Monday, 27 January 2014


When you first start buying your own music, developing your tastes, and trying to gain as much knowledge in a short space of time, a compilation album is the best way to achieve the most information for the lowest outlay.
For the cost of a single (or more often double album) you receive a couple of tracks (or more) that you are familiar/comfortable with, and then a glut of new stuff.

As time marches on, that original compilation will be rendered obsolete by the accumulation of the actual albums (and/or singles) of the artists contained therein.  But the initial joy of discovery is not dampened, and those compilations remain important tenets of the collection.

The most memorable, record buying habit changing compilations that have echoed in my ears in the past are:

Classic Rock: Rock Legends
Opens with "Layla" (what else could it open with?), and closes with "Smoke On The Water".  Also includes Lynyrd Skynyrd (go on, guess which track?), Cream, The Who and Black Sabbath.
The cover had a picture of a Gibson SG, which inspires the question "how much more Rock can you get?), and apart from the inclusion of a couple of tracks which don't feel right (Peter Frampton: "Show Me The Way", Steve Harley And Cockney Rebel: "Make Me Smile", Dire Straits: "Lady Writer" and Meatloaf: "Dead Ringer For Love"), this a thoroughly competent collection and gives a real insight/understanding of what Classic Rock is all about.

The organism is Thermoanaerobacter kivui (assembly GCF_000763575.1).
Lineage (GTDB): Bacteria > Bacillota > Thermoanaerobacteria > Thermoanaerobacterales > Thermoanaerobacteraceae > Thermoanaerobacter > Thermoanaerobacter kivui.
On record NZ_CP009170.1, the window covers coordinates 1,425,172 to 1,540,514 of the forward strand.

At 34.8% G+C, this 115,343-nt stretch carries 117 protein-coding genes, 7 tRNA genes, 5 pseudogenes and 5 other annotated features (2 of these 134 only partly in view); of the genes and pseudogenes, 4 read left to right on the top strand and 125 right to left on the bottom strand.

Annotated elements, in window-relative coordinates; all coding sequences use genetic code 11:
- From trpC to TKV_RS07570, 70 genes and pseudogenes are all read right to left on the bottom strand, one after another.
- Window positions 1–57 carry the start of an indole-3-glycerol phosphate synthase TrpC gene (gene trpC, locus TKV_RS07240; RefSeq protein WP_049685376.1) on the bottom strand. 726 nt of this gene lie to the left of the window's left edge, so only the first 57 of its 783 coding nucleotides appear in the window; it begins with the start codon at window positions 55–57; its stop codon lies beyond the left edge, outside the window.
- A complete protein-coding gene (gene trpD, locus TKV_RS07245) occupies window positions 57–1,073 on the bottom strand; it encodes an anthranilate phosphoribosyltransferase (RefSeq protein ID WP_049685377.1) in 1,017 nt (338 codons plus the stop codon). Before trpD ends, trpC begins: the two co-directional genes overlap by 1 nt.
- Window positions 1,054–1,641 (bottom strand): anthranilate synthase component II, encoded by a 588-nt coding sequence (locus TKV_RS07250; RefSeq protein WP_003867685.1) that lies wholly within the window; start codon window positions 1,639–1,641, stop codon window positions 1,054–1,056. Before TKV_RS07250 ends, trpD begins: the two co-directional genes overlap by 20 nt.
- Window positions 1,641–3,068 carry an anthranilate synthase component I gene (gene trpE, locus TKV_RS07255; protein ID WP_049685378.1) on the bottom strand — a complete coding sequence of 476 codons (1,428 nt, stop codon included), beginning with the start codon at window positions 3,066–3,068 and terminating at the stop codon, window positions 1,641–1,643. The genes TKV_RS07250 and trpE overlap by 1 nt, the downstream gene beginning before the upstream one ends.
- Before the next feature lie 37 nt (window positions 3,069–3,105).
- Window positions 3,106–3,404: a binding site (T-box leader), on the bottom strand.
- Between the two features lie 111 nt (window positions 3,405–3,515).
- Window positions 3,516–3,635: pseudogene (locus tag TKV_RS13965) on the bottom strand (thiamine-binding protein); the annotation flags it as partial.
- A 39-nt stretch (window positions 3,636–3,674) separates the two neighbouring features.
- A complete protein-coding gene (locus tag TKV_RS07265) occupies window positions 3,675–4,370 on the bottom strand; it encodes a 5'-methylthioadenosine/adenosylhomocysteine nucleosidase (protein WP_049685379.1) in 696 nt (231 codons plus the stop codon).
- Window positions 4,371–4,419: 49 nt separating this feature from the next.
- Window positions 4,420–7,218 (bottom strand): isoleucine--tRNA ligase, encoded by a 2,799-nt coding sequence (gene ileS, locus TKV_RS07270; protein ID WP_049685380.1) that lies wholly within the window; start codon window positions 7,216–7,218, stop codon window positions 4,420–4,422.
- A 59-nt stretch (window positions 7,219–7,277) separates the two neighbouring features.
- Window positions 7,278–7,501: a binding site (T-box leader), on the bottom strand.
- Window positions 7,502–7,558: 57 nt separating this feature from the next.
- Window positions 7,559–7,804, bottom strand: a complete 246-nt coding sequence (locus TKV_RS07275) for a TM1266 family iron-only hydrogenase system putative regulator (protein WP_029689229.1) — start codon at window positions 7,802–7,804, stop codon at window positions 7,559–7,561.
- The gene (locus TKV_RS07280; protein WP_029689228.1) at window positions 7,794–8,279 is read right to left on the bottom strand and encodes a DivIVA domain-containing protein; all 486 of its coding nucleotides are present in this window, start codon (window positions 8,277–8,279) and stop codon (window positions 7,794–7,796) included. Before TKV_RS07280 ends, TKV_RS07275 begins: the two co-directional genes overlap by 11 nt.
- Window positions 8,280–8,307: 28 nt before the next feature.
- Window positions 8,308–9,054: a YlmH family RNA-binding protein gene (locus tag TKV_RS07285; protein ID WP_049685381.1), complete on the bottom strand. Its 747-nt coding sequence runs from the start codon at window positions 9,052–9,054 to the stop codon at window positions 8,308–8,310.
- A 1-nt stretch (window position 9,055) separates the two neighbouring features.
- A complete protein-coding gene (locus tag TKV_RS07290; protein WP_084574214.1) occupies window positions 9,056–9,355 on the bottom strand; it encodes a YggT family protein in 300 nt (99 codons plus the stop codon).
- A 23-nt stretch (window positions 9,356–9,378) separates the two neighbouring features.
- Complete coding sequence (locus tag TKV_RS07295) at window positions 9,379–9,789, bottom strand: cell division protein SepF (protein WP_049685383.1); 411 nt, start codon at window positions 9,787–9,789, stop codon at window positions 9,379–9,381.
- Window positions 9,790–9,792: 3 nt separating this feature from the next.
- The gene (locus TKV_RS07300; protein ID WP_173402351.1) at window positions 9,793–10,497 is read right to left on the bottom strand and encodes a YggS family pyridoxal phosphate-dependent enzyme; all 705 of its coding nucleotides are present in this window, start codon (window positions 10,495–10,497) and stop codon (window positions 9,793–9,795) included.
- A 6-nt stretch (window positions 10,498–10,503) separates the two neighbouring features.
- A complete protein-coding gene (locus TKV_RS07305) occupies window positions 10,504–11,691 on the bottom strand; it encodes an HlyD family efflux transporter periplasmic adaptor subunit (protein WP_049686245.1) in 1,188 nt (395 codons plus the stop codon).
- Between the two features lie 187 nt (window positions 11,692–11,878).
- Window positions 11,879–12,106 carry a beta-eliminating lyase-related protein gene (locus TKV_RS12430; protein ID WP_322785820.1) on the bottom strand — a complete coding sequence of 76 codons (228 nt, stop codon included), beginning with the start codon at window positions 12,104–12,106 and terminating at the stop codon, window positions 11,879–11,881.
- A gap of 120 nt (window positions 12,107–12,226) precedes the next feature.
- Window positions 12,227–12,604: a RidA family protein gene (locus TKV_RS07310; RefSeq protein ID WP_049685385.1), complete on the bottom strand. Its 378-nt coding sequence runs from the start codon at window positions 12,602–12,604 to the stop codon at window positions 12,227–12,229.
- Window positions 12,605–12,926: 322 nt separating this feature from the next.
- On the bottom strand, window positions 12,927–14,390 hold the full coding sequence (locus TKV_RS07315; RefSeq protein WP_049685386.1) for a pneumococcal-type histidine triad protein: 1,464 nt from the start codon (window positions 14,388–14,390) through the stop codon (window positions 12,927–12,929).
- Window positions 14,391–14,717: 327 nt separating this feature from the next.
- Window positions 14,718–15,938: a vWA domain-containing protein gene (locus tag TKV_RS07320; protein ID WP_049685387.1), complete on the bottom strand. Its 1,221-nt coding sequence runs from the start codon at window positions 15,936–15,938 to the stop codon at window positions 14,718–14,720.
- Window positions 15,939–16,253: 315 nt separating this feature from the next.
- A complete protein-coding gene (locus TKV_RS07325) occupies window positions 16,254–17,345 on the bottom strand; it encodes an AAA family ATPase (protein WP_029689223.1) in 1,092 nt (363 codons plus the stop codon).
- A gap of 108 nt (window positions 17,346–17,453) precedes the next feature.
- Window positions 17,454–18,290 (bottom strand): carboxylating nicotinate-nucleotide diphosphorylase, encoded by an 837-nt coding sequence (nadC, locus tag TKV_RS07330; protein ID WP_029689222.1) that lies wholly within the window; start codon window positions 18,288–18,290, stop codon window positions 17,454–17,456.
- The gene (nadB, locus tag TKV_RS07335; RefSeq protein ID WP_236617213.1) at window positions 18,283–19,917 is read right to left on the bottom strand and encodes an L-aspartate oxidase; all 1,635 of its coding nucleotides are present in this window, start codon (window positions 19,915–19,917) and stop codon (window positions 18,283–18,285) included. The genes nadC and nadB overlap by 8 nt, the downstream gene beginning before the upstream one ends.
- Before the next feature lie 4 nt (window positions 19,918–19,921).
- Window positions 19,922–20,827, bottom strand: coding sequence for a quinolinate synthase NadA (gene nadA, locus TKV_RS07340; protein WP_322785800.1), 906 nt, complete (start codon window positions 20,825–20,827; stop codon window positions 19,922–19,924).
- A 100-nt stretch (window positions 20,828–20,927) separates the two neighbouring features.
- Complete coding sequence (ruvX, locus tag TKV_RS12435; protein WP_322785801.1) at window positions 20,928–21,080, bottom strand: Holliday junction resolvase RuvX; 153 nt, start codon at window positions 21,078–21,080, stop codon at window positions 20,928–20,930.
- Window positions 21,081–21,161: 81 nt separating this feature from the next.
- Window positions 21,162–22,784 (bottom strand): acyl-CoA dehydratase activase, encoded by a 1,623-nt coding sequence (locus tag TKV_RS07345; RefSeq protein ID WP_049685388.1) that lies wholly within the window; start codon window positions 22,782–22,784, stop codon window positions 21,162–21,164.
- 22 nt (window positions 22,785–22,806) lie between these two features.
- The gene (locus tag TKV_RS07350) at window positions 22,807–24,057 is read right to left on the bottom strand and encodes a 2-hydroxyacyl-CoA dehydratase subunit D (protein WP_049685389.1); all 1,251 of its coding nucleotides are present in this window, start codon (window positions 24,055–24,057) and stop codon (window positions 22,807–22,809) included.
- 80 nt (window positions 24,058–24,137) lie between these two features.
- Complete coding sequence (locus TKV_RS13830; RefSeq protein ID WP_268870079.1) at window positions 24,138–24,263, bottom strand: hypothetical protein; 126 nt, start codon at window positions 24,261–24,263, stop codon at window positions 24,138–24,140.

The only down-side to the album is that includes the Far Corporation version of "Stairway To Heaven".

Punk (1): Burning Ambitions
Covering the lesser known bands of punk from its early incarnations (eg The 101ers) through a selection of the Oi and Hardcore bands of the later punk years (eg Cockney Rejects and The Exploited).
Buzzcocks, The Damned and The Stranglers make an appearance, but the obvious omissions are Sex Pistols, The Clash and The Ramones (although The Heartbreakers version of "Chinese Rock" is included).
These ommissions are probably due to licensing issues and/or costs - this compilation is produced by small(ish) independent label Cherry Red.
Tracks from The Fall, Wire, The Vibrators, The Saints, The Ruts, UK Subs show the breadth of bands under the punk umbrella, and the diversity of sounds/influences created.

Punk (2): Vinyl Solution
Similar to the above, but only a single disc.  The quality control is slightly higher, containing a clutch of more widely known tracks.  Buzzcocks and The Stranglers have two tracks each, and The Damned have a single track in the form of their cover of"Jet Boy, Jet Girl".
This album has a place in personal folklore as the first time I heard a Stiff Little Fingers track ("Straw Dogs") - my world was never the same again.
see 'Thats When Your Blood Bumps' for the full story ...